In situations like these, I can’t help but think that the rule about subjecting the words of interlocutors to the most charitable interpretation possible fails. It’s possible that D’Souza lacks the critical distance or intellectual capacity to see that his theory is full of obvious, gaping holes, even subsequent to their being pointed out in venues across the ideological spectrum. Or maybe he sees them after the fact, but is too prideful to admit them? Alternatively, it’s possible that he’s a charlatan who knowingly wrote a hack book, but is so immoral, intellectually dishonest and ballsy that he’s nevertheless attacking his critics in uncharitable, self-righteous language.

I’m sure there are other theories that could explain his recent output, but I can’t think of any that don’t reflect very poorly on its author one way or another. Is it worse to innocently produce stunningly shoddy work in one’s professional area of expertise, or to cannily produce a dishonest product that earns you a lot of money? Judging by my own moral code, I’d say the latter is much worse, but some in the world of ideological book publishing clearly subscribe to a different system of ethics than I do. Were I trying to be a charitable reviewer, would I presume the motivation that I find least repugnant? What if my subject’s code is different than mine? Isn’t a journalist actually bound to follow the evidence in assessing what motivates an author? Or is it improper to even try because we can’t ever know for certain?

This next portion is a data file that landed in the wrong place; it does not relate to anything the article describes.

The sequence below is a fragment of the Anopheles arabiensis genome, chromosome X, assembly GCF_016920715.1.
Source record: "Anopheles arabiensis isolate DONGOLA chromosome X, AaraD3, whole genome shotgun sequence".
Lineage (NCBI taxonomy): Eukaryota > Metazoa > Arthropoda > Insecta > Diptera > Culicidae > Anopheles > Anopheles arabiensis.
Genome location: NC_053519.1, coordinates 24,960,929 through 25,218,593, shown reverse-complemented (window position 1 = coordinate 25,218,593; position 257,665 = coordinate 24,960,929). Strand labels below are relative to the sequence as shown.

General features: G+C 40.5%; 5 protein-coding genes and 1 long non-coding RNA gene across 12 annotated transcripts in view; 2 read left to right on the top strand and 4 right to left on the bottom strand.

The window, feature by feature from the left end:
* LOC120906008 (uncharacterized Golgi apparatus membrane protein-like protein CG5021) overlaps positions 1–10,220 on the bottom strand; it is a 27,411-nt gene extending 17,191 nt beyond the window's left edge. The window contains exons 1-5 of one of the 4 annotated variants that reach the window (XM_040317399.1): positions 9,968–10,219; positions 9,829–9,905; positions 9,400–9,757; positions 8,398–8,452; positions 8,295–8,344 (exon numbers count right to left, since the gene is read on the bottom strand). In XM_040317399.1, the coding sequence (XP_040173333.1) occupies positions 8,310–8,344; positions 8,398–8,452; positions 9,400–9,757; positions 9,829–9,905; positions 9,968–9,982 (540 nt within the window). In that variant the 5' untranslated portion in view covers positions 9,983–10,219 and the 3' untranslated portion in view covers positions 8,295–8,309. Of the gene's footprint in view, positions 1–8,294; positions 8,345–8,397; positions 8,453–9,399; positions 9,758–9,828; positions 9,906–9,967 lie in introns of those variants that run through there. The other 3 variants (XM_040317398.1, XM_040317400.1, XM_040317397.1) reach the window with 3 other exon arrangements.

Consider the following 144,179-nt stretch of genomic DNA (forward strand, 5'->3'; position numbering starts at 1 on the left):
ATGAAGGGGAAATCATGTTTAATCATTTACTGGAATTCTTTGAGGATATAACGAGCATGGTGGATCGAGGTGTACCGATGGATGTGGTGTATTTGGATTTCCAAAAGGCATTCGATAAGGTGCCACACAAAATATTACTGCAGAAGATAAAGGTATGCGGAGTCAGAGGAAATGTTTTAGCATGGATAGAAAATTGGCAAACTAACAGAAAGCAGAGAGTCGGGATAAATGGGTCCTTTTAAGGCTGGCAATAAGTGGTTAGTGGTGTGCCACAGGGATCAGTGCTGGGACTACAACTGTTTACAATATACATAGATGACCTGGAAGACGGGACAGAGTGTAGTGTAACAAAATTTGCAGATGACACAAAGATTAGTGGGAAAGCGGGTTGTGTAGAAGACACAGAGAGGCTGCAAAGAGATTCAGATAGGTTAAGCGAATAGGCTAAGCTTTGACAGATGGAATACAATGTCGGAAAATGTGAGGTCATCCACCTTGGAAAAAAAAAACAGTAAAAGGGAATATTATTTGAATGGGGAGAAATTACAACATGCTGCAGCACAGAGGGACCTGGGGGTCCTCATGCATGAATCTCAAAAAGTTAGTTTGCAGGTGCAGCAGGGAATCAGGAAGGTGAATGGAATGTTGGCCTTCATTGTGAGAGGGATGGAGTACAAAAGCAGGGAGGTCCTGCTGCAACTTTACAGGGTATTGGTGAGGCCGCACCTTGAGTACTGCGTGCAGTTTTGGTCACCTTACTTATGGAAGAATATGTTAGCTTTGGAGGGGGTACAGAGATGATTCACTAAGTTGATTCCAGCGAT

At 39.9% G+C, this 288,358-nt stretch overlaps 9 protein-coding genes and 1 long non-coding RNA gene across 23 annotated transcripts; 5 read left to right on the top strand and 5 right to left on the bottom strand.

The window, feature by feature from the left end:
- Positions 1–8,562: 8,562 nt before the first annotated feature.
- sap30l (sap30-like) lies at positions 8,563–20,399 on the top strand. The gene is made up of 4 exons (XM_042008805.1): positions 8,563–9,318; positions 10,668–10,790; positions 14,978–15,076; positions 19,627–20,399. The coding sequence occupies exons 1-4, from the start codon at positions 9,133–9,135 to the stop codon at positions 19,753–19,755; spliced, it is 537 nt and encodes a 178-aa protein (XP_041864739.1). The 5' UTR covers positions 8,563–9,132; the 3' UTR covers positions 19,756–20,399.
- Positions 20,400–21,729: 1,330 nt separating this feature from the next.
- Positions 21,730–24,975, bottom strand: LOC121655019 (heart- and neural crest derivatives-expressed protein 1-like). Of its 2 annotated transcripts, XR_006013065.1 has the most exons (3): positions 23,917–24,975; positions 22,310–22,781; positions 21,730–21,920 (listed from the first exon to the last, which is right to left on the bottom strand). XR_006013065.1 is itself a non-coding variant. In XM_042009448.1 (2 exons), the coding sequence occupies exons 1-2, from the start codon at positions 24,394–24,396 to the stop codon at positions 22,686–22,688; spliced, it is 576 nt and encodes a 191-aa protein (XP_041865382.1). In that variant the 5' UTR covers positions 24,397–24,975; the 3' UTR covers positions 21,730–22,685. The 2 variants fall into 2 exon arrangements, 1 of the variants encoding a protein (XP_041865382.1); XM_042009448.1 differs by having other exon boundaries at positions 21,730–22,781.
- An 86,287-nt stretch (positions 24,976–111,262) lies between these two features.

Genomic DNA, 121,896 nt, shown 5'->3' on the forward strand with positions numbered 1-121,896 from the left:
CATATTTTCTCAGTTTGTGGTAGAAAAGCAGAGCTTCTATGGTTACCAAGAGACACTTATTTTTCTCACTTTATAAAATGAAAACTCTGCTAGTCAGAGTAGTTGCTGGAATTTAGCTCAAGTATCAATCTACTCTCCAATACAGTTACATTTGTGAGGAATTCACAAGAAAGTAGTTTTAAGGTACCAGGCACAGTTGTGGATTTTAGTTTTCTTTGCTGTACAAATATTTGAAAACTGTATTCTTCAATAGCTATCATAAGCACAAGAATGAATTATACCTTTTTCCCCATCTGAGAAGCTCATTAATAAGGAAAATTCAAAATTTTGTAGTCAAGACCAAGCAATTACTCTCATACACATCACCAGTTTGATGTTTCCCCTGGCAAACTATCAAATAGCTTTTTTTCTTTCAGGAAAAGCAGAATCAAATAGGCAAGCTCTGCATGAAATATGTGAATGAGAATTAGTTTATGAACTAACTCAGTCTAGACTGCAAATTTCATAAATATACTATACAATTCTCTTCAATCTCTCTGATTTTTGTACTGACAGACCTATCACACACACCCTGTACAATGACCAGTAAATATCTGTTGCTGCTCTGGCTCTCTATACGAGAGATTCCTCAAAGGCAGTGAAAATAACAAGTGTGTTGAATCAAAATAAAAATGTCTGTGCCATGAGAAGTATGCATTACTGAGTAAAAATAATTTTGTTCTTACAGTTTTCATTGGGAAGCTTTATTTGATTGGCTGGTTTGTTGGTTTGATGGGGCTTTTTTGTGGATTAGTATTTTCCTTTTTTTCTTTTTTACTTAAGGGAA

I don’t have answers to these questions, I sometimes wonder whether it wouldn’t be better to stop writing entirely about subjects that raise them; and other times I provisionally conclude, with fleeting conviction and in worse moments a bit of sanctimony, that it’s important for some people to subject the shoddiest journalists to critical scrutiny — even while giving thanks that lots of people ignore them, and spend their time on worthier subjects. Does it make sense that I’d pay money to stop the authors I mentioned at the beginning of this post to refrain from tilting at my windmill of choice, Mark Levin, even though I’ve clearly deemed it worthwhile to hold forth on the subject, and think that it was a good thing for Jim Manzi, another writer I admire, to issue his own scathing critique?

I can’t articulate a general standard that makes sense here, nor am I entirely clear on how I might improve what I’m sure are my flawed methods for engaging in this project.